Always on the edge down here. Its all or nothing, whats usually good for the rest of state dont apply down here, or vice versa. Being in snow starved SE KY, you gotta like what the models are spitting out on this setup. Long week of model watching.

      • Terry says:

        It is interesting, especially if some version of the EURO actually plays out. Obviously, the EURO has feedback issues but a track that throws moisture back into SE KY would be great.

  3. MarkLex says:

    Watching YouTube vids last night and I ended up accidentally getting into the dark side of YouTube videos about how we are entering another ice age and that the planet is not warming at all but cooling. Something about a grand solar minimum or sunspot activity.

    • B says:

      Thats what the trends seems like.. the solar activity til around 2012 was very high and thats why temps were so warm.. right now the sun is predicted to drop into at most a maunder to dalton minimum state. NASA has said the upper atmosphere is already cooling at a record pace and they’ve talked about solar minimums. Funny thing is volcanoes and quakes pick up during solar minimums and have you noticed anything about that? I have.. some people think we enter a super minimum ladt 300 years..
      https://principia-scientific.org/why-a-super-grand-solar-minimum-is-upo

      • Jamie says:

        If we are entering a cooling phase, I think it may take several years before we notice real temperature differences. The oceans retain heat well, and release it slowly.

        • B says:

          I think we starting to see some changes. It has already snowed twice in November as well as being 13 degrees one morning going to work.. in only November.. i have family in houston and it snowed there in November also. I know its only small things but its looking like a trend

          • Joe DeRosa says:

            Check out the Solar and Heliospheric Observatory (SOHO) site, and select the Sunspots section:
            https://sohowww.nascom.nasa.gov
            This is how the sun has looked for the past several months. I know that we’re in the minimum phase of the 12 year cycle, but there’s usually 1 or 2 small spots during the Min period.
            Unexpected…

    • BubbaG says:

      I have been posting that here off and on for years. Kentucky would be the frozen tundra area for a mini ice age. Just like the fence for snow events, also the fence for a mini ice age 😉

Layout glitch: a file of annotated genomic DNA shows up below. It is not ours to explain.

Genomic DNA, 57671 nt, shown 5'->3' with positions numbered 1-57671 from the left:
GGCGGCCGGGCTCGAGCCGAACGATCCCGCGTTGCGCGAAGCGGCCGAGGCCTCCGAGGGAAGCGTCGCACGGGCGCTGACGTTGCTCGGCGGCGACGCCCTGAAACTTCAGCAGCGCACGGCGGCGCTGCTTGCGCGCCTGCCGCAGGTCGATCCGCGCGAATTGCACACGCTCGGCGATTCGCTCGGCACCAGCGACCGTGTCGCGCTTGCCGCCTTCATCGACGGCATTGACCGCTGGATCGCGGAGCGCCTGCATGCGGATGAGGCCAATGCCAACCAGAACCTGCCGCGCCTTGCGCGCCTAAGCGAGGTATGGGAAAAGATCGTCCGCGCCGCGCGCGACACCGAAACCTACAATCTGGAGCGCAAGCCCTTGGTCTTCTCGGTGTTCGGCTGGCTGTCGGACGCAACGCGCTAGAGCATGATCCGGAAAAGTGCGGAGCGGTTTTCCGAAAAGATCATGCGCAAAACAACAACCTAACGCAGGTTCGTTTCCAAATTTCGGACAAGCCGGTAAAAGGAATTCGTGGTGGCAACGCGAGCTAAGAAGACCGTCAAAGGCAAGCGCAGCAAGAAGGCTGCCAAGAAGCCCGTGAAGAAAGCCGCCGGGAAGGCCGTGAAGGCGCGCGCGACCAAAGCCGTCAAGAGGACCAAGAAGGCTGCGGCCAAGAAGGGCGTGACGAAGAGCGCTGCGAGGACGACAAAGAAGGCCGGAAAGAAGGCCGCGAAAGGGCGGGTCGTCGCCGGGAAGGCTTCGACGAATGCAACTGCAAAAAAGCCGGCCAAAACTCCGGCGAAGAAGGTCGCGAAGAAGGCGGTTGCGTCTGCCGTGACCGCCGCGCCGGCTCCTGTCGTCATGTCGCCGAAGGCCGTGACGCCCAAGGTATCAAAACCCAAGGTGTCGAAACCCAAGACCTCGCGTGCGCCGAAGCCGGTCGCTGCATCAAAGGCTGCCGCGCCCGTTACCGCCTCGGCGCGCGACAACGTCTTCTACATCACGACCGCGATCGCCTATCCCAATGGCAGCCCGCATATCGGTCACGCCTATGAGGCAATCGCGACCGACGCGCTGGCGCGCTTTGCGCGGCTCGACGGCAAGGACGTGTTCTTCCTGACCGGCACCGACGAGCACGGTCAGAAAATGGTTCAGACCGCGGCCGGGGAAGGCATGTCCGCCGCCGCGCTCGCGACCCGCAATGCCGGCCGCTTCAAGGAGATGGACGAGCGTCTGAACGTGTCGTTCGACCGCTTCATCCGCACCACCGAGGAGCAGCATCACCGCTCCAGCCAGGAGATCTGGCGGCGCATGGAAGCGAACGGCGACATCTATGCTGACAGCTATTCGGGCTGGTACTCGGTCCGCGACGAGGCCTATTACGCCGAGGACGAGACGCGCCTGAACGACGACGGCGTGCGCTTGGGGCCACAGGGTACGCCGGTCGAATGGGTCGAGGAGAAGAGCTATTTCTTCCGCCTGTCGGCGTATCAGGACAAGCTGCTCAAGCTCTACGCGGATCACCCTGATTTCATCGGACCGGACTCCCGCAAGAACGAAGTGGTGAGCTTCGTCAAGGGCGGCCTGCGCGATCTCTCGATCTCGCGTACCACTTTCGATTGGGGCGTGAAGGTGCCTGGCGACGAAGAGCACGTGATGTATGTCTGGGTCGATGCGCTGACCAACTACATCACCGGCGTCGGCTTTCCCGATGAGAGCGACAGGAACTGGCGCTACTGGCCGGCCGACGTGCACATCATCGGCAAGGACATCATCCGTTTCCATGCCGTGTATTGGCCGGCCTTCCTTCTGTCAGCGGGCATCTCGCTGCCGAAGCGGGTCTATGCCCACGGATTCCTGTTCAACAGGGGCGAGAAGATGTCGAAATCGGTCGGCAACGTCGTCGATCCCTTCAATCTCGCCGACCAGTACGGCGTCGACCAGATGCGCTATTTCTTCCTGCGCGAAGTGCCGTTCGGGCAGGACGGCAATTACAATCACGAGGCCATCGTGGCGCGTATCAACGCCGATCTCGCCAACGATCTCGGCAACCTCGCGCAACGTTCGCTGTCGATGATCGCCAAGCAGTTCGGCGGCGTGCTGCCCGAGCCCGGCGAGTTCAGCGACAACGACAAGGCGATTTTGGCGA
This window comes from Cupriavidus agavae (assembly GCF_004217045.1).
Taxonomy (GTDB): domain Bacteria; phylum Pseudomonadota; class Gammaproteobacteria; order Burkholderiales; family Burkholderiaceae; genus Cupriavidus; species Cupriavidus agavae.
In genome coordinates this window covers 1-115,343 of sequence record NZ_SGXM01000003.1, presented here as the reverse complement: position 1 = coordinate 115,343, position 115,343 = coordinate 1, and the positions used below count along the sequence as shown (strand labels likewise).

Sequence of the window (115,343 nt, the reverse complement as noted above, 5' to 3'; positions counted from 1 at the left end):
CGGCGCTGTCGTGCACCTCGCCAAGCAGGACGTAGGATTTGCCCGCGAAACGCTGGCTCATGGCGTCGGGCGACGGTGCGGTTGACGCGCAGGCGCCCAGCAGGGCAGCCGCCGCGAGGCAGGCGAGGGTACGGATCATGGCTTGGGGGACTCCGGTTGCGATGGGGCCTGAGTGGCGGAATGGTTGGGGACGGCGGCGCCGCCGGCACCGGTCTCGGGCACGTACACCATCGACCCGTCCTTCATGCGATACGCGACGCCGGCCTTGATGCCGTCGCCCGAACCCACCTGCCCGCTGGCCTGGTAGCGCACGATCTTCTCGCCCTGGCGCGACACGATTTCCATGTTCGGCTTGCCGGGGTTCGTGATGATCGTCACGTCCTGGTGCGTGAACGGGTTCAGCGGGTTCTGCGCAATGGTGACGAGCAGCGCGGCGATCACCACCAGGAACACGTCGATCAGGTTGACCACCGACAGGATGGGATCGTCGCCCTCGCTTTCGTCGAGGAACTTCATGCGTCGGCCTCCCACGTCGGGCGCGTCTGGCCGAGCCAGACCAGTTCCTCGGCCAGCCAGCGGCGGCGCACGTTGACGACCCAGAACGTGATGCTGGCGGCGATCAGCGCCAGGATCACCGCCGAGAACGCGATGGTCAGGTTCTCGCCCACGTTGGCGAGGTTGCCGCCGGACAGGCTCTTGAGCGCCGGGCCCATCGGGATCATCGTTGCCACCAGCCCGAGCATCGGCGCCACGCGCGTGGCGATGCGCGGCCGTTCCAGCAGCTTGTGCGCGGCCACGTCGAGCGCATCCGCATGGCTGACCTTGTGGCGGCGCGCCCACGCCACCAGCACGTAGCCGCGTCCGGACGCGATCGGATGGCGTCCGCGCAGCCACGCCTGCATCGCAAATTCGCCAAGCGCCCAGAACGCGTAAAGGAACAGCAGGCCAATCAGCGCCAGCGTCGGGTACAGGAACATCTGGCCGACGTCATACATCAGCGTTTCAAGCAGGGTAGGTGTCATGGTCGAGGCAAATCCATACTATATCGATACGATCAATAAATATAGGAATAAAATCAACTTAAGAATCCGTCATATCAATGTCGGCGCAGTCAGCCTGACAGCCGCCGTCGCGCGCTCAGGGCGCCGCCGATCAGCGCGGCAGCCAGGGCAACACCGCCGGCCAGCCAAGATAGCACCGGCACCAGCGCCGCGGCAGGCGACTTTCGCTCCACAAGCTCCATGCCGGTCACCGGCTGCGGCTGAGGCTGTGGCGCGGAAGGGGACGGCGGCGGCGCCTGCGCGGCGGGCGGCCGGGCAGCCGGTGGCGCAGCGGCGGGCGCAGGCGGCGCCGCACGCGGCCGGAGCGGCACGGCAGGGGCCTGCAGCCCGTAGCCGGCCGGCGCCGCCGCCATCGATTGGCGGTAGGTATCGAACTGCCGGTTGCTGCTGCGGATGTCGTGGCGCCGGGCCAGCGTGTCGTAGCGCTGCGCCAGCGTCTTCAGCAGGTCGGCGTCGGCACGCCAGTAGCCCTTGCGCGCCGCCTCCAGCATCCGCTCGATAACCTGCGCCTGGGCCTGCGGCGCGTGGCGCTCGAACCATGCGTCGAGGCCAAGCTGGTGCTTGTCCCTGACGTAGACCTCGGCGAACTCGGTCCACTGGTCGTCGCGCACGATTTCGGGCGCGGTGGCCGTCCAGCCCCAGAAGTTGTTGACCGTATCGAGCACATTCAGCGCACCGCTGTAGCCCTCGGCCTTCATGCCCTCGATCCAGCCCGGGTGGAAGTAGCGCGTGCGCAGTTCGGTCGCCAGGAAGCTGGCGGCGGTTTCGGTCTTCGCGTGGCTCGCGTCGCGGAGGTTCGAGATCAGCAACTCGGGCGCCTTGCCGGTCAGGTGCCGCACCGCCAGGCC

• ACHLOU says:

      Interesting stuff! Sounds like The Day After Tomorrow theme. My dad is a retired Met, and was never sold on the ‘global warming’. Our most recent ice age ended about 11,000 +- years ago, right?

  4. Drew says:

    Will the light snowmaker Tuesday night into wednesday be similar to the light snow maker we had last week that caused so many travel issues? Anyone?

  5. DH says:

    Thanks for the update Chris! Looking forward to the outlook map. Looking for a big snow up here near Cincy.

  6. BubbaG says:

    Seems if the flow was flat like the GFS, that would create a very intense storm for the boundary area, to create that much suppression to go due east like that. Snow might be the least of worries for that scenario.

  7. Cold-Rain says:

    Euro shows 1.5 of precip for parts of SE Ky..If system keeps moving NW may get close to two..That would be a thumping..Course temps are always an issue seem’s like in the SE..Anyways a lot can change but the Euro and new GFS is liking the SE..

    https://weather.us/model-charts/euro/kentucky/snow-depth-in/20181211-0000z.html

    • BubbaG says:

      GFS seems too flat though. That could be an intense event for the boundary area if panned out.

    • Terry says:

      It is fun but wish the NW shift was within 3 days prior. The Thursday night system though is looking a bit more stout and may play a big factor in keeping this weekend storm from going too far north….going to be long week!

  8. ACHLOU says:

    Interesting stuff! Sounds like The Day After Tomorrow theme. My dad is a retired Met, and was never sold on the ‘global warming’. Our most recent ice age ended about 11,000 +- years ago, right?

Leave a Reply

Your email address will not be published. Required fields are marked *